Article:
From my perspective, if there is a legitimate complaint about Maurice's coaching to this point in time, it would be his insistence of keeping Belak in as a defencemen while Bell sits in the press box.

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  2. Paul - yeah, I tend to confuse conference/division, thought I'd caught it. Oops.

    Last night's shot count is meaningless. Anyone can hurl pucks at a goalie's chest from the perimeter (you've seen me play hockey - literally anyone can do it). The Leafs were out-shooting Boston 2:1 but the scoring chances were probably equal.

    As for the team being unable to rally, maybe it is unfair to lump that under Maurice and the coaching staff. Perhaps it is more organizationally systemic and a sign that we still need help upfront. Either way, it's a big problem for this club, especially since they can't seem to keep the puck out of their own net.

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  3. I think you are spot on about singling out NJ and BOS as troublesome teams to which the Leafs have trouble adapting. Of course, they adapted last night, but just couldn't finish. They earned several early powerplays, but as paul point's out, Tucker missed from his office, and later on in the game from the top of the crease. And the lack of rally-wins is a big concern as well. Not to mention the lost leads.

    I'm a big fan of Maurice, and admittedly he is still feeling his way around the roster, so i won't be too hard on the line juggling, because it does produce results. But to think Maurice hasn't been out-coached this season on numerous occasions would be foolhardy. Pre-game and In-game adjustments could use some improvement.

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  4. Paul Steckley11:47 am

    Mike, I don't think the shot count is meaningless. You won't necessarily score on every shot but if you don't take the shot you definitely won't score. Every shot is a potential scoring chance because we've seen some very weird goals this season alone that happened simply because the puck was shot at the net and it bounced or dipped in just the right way. I've always agreed with the cliche that a shot on goal is never a bad play.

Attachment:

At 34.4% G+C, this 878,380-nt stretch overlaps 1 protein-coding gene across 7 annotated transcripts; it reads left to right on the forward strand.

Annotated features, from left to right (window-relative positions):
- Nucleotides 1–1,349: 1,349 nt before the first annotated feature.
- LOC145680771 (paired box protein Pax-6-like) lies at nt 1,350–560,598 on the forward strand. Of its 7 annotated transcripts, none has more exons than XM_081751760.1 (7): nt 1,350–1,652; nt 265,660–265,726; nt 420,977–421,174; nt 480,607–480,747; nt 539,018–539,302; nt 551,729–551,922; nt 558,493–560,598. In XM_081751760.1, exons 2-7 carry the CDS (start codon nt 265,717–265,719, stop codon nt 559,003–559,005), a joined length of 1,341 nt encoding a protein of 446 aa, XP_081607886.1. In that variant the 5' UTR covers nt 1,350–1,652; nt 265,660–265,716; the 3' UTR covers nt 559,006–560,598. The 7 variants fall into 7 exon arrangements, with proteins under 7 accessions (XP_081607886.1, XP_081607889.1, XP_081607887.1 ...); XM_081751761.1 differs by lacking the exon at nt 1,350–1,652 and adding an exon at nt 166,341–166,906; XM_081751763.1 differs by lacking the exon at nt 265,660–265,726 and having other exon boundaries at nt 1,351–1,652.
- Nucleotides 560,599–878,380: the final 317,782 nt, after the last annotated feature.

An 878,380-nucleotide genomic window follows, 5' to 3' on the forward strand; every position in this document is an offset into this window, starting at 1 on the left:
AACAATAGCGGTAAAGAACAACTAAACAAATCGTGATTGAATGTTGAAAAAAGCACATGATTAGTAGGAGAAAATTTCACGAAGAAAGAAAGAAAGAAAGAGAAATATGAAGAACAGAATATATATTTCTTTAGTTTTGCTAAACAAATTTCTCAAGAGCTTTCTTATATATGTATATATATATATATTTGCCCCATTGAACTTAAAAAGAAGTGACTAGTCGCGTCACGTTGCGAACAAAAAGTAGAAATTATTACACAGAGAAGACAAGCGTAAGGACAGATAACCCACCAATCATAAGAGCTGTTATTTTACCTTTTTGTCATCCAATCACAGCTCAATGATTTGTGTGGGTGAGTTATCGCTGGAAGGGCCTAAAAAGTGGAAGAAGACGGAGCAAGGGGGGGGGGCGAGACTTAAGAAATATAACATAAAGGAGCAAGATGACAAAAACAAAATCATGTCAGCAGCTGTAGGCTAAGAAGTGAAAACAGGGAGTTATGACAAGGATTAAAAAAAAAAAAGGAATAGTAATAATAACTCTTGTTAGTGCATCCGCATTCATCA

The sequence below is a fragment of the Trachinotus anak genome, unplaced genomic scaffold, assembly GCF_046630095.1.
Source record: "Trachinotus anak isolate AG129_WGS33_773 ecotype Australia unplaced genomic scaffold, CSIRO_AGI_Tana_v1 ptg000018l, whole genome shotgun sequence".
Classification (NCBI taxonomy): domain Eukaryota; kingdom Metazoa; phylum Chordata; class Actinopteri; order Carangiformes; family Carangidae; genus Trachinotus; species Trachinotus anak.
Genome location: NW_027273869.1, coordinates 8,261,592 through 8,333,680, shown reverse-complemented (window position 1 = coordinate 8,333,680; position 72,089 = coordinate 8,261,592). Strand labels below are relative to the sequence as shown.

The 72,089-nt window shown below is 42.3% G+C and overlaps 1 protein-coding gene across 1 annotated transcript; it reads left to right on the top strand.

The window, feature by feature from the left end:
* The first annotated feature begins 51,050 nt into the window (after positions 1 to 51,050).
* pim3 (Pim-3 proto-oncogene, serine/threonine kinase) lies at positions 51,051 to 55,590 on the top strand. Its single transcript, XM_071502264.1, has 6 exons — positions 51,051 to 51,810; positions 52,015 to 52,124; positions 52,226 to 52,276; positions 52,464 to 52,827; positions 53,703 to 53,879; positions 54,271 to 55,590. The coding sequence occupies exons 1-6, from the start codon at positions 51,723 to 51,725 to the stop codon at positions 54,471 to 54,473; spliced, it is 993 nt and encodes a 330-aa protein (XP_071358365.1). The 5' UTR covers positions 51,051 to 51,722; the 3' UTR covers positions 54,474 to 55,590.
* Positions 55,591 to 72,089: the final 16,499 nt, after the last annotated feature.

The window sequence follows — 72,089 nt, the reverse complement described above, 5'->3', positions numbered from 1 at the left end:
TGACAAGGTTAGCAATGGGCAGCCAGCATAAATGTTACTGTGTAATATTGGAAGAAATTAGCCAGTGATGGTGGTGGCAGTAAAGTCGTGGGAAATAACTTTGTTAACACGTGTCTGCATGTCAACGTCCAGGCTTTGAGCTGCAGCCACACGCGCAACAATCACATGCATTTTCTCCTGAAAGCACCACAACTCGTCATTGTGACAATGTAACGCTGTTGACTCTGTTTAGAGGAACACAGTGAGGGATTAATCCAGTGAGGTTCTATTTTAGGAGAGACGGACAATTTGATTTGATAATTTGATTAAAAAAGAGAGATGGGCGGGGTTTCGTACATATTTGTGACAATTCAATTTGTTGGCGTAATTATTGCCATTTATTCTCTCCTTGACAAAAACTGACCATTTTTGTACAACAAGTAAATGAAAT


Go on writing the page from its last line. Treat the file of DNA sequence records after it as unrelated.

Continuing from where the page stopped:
A big problem with the Leafs under Quinn the past few years was the lack of shots they took. Maurice seems to have fixed that. Now, they have to work on finishing, and that is an organizational problem, as you identified. Tucker is our leading goal scorer. Would he be the leading goal scorer on most other teams? I doubt it. He's doing well this year but he's not a bona fide goal scorer.

    That's one reason I was disappointed that the Leafs didn't go after Shanahan in the off-season. I think we would have been better off with Shanny at $4 million than Kubina at $5 million, and he certainly would help with the lack of clutch scoring.

    I don't agree with ninja's assessment that Maurice has been out-coached on numerous occasions this season. I haven't seen any glaring coaching errors like we saw with Quinn refusing to match lines, failing to take a time out at the appropriate time, dropping down to 3 lines for most of a 3 OT playoff game against Philly, etc. The Leafs' losses have usually been because of bad decisions on the ice (bad pinches especially) or lack of effort. Maurice's heavy forechecking system relies on a great deal of effort and energy to be exerted, hence why his practices are so focused on conditioning. Again, I think it's the player's responsibility to come up with the effort to play in that system, and too often this season we haven't seen that effort.

    This raises the question of motivation and lends credence to ninja's valid point that Maurice hasn't been as successful with his pre-game and in-game adjustments. By adjustments, I'm referring to attitude adjustments, and Maurice seems to be having the same problem Quinn had getting these guys motivated for big games or in between periods of games where they don't have their "A" game. But, it's still early in the season and he's still learning his team so perhaps he just hasn't discovered the right buttons to push on each player yet, and perhaps there are some players that just don't have any buttons to push,. putting the ball back in JFJ's court to change the makeup of the team. What the Leafs really need is a line like the Zezel-Berg-Osborne line from the Burns days; a high energy, hit-anything-that-moves line that can pop in the occasional goal but really excels at lifting the rest of the team's energy levels.

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  5. I'm glad informed Leaf fans hear footsteps.

    The Sens are comin' and my predictions about the end of year conference standings are still in play (I had Atlanta winning the Southeast, didn't I?)